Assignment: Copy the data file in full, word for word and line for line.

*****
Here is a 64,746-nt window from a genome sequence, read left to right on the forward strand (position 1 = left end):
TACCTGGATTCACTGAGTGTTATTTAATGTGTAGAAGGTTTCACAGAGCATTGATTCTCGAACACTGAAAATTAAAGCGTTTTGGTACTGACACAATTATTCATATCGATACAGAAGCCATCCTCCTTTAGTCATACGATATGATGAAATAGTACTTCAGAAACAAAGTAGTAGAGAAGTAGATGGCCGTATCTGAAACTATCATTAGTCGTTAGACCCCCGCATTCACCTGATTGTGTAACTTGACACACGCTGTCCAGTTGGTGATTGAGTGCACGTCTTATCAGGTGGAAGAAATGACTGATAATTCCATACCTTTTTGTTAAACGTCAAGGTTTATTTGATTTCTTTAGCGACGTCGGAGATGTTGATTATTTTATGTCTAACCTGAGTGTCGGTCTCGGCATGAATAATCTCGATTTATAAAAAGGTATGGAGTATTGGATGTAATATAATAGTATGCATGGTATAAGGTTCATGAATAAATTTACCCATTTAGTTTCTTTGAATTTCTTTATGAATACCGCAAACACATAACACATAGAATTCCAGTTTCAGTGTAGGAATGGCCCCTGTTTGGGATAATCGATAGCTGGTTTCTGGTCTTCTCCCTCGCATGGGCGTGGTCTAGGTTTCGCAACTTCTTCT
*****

Here is a 64,746-nt window from a genome sequence, read left to right on the forward strand (position 1 = left end):
TACCTGGATTCACTGAGTGTTATTTAATGTGTAGAAGGTTTCACAGAGCATTGATTCTCGAACACTGAAAATTAAAGCGTTTTGGTACTGACACAATTATTCATATCGATACAGAAGCCATCCTCCTTTAGTCATACGATATGATGAAATAGTACTTCAGAAACAAAGTAGTAGAGAAGTAGATGGCCGTATCTGAAACTATCATTAGTCGTTAGACCCCCGCATTCACCTGATTGTGTAACTTGACACACGCTGTCCAGTTGGTGATTGAGTGCACGTCTTATCAGGTGGAAGAAATGACTGATAATTCCATACCTTTTTGTTAAACGTCAAGGTTTATTTGATTTCTTTAGCGACGTCGGAGATGTTGATTATTTTATGTCTAACCTGAGTGTCGGTCTCGGCATGAATAATCTCGATTTATAAAAAGGTATGGAGTATTGGATGTAATATAATAGTATGCATGGTATAAGGTTCATGAATAAATTTACCCATTTAGTTTCTTTGAATTTCTTTATGAATACCGCAAACACATAACACATAGAATTCCAGTTTCAGTGTAGGAATGGCCCCTGTTTGGGATAATCGATAGCTGGTTTCTGGTCTTCTCCCTCGCATGGGCGTGGTCTAGGTTTCGCAACTTCTTCT